The power line tree trimmers have topped the tree so many times that parts of the main trunk have died as a result.  The limbs that have been topped also produce sucker shoots that are weak and tend to break in high winds. Topping a tree is about the worse thing you can do to them, other then driving nails into the trunk. This poor old tree is also under attack by the elm beetle and is riddled with bore holes.  The tree really should come down. Trees are hard to come by in the prairie, so we left it standing.

I still have some lambs getting out, I still haven't figured out where they are escaping from.

I just finished reading a couple of good cook books; they are great for that trip to the Farmer's Market, "Local Flavors", by Deborah Madison and "Vegetable" by the Culinary Institute of America.  Catherine


November 8, 2008

The wind finally stopped blowing, at least for today.  According to the web site windpowermaps.org Wyoming has huge wind energy potential. That  translates into tie small animals down, batten the hatches, nail things down and wear safety glasses when you do chores.

I did fix some fence in yesterday's wind storm, thinking that that is were the sheep were getting out. This morning I was greeted by only six instead of the normal 16, mobile lawn mowers.  All six of them are from this year's lambs group.  Two of those six are from the group I was given.  Again, that constanct concern of finding food, even when it plentiful in the pasture.

I cleaned out my high tunnel, (an un-heated greenhouse) and planted oats.  I'll turn the oats under sometime in March.  This will help improve the soil structure, add nutrients that my vegetables used and provide food for the earthworms.

I read that California passed initiative #2 on farm animal housing. More government meddling!  While I have a great appreciation for free range, pasture raised and all natural with animals. Especially mine.  I have  toured the egg production houses, I feel that veal farms are, strange, and a female hogs with piglets is the most dangerous animal anyone could raise.

There is another implication which most people never think about.  Eggs are a cheap source of protein, easy to prepare, fast food that is good for you, even a kid can cook up eggs and have a good meal or snack.  In the fact that eggs are an inexpensive protein, makes them something that single parents, people on food stamps, children, the elderly and families trying to stretch their food dollar can afford.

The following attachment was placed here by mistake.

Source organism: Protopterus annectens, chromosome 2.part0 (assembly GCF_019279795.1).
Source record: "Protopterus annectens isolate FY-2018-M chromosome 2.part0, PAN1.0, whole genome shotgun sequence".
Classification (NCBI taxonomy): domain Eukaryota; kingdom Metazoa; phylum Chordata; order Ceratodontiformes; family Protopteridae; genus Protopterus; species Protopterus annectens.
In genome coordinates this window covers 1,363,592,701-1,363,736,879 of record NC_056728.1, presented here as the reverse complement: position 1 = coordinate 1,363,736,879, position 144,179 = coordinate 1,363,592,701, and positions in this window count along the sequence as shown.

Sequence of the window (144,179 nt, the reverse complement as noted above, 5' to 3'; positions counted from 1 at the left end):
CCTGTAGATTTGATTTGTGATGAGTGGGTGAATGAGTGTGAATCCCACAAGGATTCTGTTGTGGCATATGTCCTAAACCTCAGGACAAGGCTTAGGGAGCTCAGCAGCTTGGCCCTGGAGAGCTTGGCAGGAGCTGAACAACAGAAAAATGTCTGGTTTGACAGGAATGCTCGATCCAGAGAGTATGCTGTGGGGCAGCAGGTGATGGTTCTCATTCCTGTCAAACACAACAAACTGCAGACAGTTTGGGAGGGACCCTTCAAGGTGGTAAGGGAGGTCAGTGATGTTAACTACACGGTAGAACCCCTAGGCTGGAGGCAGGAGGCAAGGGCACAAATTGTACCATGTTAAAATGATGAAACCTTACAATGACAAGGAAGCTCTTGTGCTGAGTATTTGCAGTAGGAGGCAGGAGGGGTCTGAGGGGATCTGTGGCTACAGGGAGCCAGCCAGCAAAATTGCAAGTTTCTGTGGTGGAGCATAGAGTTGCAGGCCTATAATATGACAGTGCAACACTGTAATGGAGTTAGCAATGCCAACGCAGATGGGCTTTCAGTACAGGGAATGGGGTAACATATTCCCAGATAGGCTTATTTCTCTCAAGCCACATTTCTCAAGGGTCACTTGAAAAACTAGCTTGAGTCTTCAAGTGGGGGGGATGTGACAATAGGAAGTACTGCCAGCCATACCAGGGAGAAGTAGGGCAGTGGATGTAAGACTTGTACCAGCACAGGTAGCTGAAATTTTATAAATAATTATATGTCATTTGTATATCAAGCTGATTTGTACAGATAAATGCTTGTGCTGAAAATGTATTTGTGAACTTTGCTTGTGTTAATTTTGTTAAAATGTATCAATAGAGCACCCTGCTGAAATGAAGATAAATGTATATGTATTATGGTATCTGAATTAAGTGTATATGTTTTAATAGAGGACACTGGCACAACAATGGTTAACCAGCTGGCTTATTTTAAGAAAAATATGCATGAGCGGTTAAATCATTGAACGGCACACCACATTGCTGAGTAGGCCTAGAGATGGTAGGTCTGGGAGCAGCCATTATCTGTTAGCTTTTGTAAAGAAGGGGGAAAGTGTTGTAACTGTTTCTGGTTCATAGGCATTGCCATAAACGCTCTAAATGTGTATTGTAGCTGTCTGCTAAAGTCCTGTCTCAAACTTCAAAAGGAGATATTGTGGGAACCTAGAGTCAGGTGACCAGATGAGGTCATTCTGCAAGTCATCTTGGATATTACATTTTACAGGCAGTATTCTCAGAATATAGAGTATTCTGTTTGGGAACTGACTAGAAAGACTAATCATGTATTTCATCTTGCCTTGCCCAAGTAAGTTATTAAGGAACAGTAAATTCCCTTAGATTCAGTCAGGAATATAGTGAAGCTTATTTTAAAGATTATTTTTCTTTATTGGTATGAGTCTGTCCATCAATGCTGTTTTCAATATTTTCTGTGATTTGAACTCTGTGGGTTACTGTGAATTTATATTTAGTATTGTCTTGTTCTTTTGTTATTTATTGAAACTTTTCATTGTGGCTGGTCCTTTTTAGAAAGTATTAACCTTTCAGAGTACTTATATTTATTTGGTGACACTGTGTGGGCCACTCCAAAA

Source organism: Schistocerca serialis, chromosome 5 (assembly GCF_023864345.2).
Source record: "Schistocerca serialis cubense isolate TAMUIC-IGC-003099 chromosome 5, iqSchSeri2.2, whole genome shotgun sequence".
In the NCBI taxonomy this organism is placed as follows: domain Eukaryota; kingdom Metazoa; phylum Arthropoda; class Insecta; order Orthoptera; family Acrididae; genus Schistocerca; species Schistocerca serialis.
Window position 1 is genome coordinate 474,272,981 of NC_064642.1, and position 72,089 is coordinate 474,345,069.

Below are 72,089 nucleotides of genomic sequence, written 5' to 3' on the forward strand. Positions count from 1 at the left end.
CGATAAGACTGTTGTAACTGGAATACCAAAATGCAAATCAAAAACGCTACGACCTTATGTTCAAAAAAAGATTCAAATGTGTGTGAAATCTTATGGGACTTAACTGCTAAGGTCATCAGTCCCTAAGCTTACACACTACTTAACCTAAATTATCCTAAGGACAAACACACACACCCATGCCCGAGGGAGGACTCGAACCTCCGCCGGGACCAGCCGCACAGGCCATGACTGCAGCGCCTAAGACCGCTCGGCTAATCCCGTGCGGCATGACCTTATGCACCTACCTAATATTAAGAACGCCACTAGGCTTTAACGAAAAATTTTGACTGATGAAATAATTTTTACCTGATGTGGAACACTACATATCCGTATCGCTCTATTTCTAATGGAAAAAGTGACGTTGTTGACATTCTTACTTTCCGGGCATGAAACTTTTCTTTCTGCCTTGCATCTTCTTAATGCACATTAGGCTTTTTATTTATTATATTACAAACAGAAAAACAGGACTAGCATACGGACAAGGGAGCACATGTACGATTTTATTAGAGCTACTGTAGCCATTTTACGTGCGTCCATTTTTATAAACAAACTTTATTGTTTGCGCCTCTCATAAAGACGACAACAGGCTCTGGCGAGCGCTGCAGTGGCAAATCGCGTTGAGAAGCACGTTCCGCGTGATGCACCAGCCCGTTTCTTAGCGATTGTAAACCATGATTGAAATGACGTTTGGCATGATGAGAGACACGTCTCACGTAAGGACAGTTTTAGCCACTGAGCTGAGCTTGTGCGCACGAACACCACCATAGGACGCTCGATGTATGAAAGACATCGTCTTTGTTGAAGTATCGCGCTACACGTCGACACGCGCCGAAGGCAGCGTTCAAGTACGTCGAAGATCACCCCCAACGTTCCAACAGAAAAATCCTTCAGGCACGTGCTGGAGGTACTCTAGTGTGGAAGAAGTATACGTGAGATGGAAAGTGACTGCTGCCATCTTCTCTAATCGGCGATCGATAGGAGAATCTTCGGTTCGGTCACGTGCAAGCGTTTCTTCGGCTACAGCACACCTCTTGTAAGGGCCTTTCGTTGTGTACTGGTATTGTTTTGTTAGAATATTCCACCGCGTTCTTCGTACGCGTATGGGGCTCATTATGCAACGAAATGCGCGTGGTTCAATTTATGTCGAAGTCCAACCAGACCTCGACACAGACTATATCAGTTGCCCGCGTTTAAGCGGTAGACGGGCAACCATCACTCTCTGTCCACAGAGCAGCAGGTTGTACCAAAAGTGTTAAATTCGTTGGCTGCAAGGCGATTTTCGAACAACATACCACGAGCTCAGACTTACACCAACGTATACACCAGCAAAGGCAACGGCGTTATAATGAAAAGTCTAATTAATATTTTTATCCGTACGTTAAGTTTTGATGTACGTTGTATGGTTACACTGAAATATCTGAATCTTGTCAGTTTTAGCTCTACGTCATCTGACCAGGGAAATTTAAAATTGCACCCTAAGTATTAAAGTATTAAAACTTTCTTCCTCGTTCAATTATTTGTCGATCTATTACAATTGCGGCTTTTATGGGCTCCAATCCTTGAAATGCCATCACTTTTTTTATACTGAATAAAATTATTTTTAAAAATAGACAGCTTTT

By placing restrictions on the egg industry the price goes up proportionally to the dollars invested in the system. The farmer will pass that cost on to the customer. This may price many people out of a cheap source of protein.

No one ever thinks of the weak links in society when touchy feely laws are passed from arm chair want-to-be activists, someone always pays the price, it's usually those who can least afford it.  

While I don't like the idea of hens being crammed into a small cage, people going without a cheap source of protein isn't right either. Where do you draw the line?  Catherine




Friday, November 7, 2008

Last spring I was given 8 sheep from a person who could no longer afford to feed or care for them.  These sheep were thin, long over due to be shorn, long toes in need of general care that my sheep receive on a scheduled basis.   After a month in a quartine area, with all the food they could possible want to eat and a clean bill of health, I let them in with the rest of the flock.  It was the normal who are you routine.  They spent the summer grazing on green grass hills with the rest of my flock, and my livestock guardian dogs and llamas for protection.  Life is good.

No animal ever gets over worrying about their food even when it's in front of them.  These eight girls are no exception.  Now that fall is here, the grass is brown and they need to go farther out in pasture for food, the old fears have returned.  In fact it has shown up in some rather interesting sheep behavior.

I have watched them dig under my fence, jump my fence, squeeze their pudgy bodies though breaks between buildings and fencing and just show up.  They like to show up in my front yard, do a quick tour around the house, like they may have missed something from yesterday's tour.  They hike down my driveway and eat the grass between the gravel road and fence.  Once that tour is over they wait for me at the gate to be let back into their corral.

All my sheep are good natured, friendly, safe to be around (except the rams, they are never safe) and generally happy free ranging girls. Most have names, some are retired 4-H show sheep, some I have purchased,  some are daughters and some given to me.  I try and follow the National Organic Program policies on animal welfare and attend animal husbandry conferences when I can.  I want my sheep to have a good life.  Catherine